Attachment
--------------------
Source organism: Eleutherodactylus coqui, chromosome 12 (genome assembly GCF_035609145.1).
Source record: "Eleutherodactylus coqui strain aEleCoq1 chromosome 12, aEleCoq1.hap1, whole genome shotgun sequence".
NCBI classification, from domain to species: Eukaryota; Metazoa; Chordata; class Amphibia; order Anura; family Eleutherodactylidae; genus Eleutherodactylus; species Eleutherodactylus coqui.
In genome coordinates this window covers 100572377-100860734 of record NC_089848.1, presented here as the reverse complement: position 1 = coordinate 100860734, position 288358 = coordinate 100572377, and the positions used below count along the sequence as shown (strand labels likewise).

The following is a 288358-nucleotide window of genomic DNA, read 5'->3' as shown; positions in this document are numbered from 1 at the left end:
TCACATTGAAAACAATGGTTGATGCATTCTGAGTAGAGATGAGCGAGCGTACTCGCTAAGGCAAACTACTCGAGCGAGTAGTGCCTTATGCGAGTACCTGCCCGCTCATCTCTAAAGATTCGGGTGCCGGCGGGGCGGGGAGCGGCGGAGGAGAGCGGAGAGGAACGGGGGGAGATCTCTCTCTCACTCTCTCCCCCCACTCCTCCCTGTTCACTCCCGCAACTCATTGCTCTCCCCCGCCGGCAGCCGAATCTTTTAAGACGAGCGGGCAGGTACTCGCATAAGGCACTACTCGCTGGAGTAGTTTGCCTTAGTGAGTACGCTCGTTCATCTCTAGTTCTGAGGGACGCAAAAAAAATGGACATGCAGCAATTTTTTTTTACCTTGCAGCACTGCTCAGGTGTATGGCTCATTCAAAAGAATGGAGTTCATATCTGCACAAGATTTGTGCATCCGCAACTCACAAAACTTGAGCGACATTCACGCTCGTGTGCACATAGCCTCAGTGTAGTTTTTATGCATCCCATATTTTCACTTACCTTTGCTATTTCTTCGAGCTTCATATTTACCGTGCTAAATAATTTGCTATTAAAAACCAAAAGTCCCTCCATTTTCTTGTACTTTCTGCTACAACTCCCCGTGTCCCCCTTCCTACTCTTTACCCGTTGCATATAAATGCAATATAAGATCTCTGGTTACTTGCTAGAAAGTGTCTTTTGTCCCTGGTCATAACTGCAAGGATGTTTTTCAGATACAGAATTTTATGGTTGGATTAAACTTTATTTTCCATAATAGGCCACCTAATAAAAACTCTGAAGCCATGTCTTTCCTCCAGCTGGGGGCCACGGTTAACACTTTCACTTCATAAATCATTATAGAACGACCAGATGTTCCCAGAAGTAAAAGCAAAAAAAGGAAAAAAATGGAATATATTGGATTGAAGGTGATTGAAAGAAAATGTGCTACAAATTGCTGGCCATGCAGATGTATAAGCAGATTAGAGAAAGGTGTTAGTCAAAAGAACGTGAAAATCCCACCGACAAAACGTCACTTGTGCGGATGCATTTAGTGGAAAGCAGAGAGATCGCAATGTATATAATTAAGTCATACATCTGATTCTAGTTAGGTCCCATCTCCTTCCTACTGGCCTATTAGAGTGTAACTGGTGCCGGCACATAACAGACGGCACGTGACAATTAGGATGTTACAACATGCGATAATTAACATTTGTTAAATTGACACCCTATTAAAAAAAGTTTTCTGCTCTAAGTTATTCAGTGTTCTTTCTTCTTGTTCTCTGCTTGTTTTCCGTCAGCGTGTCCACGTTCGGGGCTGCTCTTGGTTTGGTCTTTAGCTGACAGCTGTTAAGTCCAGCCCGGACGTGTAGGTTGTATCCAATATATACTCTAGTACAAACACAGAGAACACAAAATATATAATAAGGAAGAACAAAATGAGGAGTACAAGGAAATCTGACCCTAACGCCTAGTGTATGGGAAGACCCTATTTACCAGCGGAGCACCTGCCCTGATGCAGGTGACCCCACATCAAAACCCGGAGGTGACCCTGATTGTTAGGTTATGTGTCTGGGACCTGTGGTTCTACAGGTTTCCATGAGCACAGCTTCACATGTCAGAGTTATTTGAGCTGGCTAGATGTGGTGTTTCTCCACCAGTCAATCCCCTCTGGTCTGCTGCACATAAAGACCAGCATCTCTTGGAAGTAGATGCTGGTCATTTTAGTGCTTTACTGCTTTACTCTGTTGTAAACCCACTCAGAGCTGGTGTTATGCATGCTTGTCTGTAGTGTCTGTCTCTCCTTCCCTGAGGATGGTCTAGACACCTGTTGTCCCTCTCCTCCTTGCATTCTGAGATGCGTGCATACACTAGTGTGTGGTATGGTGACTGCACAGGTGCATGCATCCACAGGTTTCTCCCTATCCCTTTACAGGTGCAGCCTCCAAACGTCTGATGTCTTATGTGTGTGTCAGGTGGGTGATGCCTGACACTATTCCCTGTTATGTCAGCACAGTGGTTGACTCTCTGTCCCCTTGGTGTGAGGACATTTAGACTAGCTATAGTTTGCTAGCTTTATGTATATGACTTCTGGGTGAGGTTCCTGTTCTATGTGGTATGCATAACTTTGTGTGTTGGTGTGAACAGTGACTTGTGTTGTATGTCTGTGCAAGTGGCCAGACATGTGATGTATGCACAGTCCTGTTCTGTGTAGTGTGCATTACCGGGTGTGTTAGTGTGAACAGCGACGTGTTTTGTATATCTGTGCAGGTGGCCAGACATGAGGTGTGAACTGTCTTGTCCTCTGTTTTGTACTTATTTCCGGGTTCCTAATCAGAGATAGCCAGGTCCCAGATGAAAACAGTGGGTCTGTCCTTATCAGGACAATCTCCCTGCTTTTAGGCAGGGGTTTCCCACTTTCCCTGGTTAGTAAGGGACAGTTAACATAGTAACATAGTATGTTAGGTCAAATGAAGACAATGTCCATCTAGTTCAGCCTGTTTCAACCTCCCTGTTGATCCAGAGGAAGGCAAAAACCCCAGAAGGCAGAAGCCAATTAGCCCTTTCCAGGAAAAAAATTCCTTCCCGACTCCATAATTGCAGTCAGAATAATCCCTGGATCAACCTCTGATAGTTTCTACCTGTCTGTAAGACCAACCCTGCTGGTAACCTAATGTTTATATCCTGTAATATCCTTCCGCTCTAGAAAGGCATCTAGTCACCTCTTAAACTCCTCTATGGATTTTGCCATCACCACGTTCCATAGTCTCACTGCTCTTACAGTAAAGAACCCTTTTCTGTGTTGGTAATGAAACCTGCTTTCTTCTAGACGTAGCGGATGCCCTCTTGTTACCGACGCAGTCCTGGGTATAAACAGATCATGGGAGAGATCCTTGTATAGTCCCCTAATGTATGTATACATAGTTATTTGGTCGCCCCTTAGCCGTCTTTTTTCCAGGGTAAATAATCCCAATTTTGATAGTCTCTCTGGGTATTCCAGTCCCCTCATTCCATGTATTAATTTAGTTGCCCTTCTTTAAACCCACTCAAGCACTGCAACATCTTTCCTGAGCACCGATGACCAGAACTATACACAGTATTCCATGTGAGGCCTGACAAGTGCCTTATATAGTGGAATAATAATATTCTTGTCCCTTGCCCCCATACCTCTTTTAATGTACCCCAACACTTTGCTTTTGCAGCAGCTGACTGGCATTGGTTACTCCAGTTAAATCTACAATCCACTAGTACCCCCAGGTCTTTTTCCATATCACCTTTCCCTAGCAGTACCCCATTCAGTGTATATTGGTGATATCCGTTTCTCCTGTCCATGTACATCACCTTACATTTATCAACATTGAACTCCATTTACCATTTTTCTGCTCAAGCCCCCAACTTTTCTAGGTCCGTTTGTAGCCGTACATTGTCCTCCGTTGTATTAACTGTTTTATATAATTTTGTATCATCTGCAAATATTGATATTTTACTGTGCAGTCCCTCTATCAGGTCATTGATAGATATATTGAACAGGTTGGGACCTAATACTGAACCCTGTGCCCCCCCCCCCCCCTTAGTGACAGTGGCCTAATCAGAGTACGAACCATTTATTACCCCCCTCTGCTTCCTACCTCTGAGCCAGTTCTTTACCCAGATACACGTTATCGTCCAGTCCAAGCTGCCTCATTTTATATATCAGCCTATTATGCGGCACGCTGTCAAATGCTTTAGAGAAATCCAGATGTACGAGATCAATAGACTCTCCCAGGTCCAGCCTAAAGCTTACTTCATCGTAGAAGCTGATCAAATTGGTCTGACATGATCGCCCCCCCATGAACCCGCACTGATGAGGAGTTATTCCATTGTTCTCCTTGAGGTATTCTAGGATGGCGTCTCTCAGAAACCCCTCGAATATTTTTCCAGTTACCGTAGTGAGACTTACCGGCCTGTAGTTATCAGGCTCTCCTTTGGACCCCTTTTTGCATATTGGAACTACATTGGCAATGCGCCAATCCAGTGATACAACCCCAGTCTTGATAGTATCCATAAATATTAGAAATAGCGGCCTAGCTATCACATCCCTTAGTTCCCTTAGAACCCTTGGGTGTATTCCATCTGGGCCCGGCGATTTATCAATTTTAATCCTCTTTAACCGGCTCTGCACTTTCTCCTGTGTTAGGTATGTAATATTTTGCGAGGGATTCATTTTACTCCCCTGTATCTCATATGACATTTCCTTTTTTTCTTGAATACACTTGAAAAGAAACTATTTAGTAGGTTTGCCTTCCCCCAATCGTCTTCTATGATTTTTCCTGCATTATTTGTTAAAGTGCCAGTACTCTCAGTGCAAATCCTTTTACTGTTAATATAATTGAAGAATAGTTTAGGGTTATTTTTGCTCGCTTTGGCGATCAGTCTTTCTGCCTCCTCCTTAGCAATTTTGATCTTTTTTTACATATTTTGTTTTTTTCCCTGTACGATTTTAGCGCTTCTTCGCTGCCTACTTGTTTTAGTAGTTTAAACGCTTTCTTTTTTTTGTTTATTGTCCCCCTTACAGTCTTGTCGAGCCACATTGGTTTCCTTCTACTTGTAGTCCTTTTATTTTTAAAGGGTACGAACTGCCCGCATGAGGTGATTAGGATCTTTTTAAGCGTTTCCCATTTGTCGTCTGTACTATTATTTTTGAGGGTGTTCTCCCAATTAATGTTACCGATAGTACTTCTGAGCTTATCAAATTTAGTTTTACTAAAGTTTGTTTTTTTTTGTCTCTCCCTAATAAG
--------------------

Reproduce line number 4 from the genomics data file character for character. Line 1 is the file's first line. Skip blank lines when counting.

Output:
In genome coordinates this window covers 100572377-100860734 of record NC_089848.1, presented here as the reverse complement: position 1 = coordinate 100860734, position 288358 = coordinate 100572377, and the positions used below count along the sequence as shown (strand labels likewise).